• You want your story scope to be “just right”. If it seems like a big feature for a two week period – to me that’d be longer than a day or a day and a half – then it should be broken into multiple stories.
  • It’s also possible to break stories down too far, and to get really pedantic about things. I’d say if it feels like it’s too granular, ask your teammates what they think –  if folks agree, just make it a line item in another story.
  • Create agreed-upon acceptance criteria for each story!  The whole team should agree that a story is written up as completely as makes sense – in the biz, we often call that “groomed”.
  • Set up your Acceptance Criteria to be testable. This is REALLY important. This means that your stories can serve as a blueprint for your automated tests. There should be a test (more if needed) per acceptance criteria item.
  • Setting up Trello:
    •  I recommend having at three columns for a story backlog: Core Stories, Nice-To-Haves, and Needs Grooming
    • The Core Stories are what you need to satisfy our criteria for shipping the product, per the lesson instructions
    • Nice-to-Haves is everything past that. And I mean everything. Stories that have both core and Nice-To-Have functionality should be broken out into multiple stories. Implement the core thing first, hit the extended goal later if you have time. It’s analogous to what we’ve been told every Friday for Systems Check – don’t start on your Exceed Expectations work until you’ve finished the Meets requirements!
    • Finally, Needs Grooming is where team members can put their ideas for functionality. Everything should go in there, no matter how small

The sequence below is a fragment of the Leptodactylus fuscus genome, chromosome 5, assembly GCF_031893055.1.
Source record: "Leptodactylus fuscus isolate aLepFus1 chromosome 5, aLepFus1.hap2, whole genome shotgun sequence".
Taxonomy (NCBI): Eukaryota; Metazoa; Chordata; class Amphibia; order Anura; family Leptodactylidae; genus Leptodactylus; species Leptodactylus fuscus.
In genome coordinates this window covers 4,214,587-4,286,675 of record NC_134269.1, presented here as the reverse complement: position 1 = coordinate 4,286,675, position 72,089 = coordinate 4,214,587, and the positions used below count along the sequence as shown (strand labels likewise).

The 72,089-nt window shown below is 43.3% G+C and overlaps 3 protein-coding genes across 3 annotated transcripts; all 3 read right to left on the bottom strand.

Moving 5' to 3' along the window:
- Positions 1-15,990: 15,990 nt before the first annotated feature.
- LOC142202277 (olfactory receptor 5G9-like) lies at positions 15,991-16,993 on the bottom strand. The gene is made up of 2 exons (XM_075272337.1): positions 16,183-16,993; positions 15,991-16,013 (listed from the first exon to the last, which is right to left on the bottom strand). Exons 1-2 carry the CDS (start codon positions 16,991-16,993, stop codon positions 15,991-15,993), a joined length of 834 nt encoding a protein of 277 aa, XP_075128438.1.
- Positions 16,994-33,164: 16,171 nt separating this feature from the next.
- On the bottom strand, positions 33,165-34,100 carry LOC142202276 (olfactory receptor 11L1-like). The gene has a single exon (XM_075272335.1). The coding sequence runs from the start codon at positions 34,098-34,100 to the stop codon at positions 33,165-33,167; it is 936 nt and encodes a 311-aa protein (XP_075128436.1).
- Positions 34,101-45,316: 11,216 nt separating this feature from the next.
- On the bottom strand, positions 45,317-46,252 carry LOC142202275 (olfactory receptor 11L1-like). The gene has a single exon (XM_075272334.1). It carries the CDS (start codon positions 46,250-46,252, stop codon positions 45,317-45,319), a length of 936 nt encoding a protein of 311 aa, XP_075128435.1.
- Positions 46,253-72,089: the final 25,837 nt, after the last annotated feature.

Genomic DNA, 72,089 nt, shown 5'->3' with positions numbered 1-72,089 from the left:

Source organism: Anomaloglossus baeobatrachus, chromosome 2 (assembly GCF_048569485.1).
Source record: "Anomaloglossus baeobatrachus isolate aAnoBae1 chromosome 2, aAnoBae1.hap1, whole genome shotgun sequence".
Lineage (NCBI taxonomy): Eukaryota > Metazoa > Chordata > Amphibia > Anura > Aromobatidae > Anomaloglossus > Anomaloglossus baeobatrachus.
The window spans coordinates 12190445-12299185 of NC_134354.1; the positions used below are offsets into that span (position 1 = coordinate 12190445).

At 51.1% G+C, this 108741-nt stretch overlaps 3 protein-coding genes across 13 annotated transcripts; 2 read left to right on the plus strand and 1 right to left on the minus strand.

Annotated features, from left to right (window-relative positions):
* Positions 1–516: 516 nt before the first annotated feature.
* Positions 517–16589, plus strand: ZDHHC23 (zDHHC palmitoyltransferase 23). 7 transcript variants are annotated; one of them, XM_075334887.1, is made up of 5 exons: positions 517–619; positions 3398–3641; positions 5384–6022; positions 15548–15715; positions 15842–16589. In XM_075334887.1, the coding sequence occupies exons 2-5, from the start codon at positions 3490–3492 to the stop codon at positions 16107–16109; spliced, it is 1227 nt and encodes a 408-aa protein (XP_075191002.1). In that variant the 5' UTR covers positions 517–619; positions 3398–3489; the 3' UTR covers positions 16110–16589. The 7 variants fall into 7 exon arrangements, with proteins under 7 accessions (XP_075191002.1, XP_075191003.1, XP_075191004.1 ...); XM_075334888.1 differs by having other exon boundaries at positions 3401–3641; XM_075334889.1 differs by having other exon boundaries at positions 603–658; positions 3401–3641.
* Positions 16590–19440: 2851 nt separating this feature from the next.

• Dealing with your backlog
    • If new things are going into the backlog (or your stories aren’t fully groomed), you’ll want to devote time here and there to doing so
    • During that time, the Needs Grooming stories should get expanded/revised/broken down so they are ready to code.  You should also discard stories or leave them ungroomed if it’s unrealistic to think you’ll get to them.
    • Stories should get prioritized within their column.  Your most important core stories should be at the top of the list.  Same goes for the Nice-to-Haves
    • Finally, when prioritizing your stories, risky core functionality should be prioritized most highly. That is the stuff you must have, but possibly will take longer than you want. Get that out of the way first.
  • Create two In Progress columns – one for each 2-person pair on your team. Pull in the stories you’re working on when you start them.
  • Archive your stories once they are complete
    • A story is complete when a) all the acceptance criteria are met, b) your tests are all written and passing, and c) when your pull request is approved & merged

This can be a lot to keep in mind!  I would recommend taking a shot at your backlog setup, looking at this list, and then seeing if anything needs to change.  After a couple cycles through setting up and completing stories, you’ll start to have an instinct for when a story isn’t fully ready to be done.

Good luck!

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Launch Academy, Week Six: JavaScript

What happens when you take a shortened week and add a week and a half of JavaScript material to it? Sadly, I didn’t get me weeping blood on video.

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Launch Academy, Week Five: Brutal

Week five was, in a word, brutal.  It was the toughest stuff to date, for me – wrapping our heads around Rails in the space of a couple days.  Along with that, though, I’m feeling more and more comprehension, curiosity, and excitement about everything that’s going on.

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The End of Week Four

Week four is done! I took this video yesterday, on Monday of week five.

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The End of Week Three

Week three, done!  And boy, do I look tired in this video.

I’m actually that tired.

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The End of Week Two

Week two is in the bag.  I spent most of that week sick, which made things extremely challenging – but I’m more and more excited about the possibilities of the things I’m learning.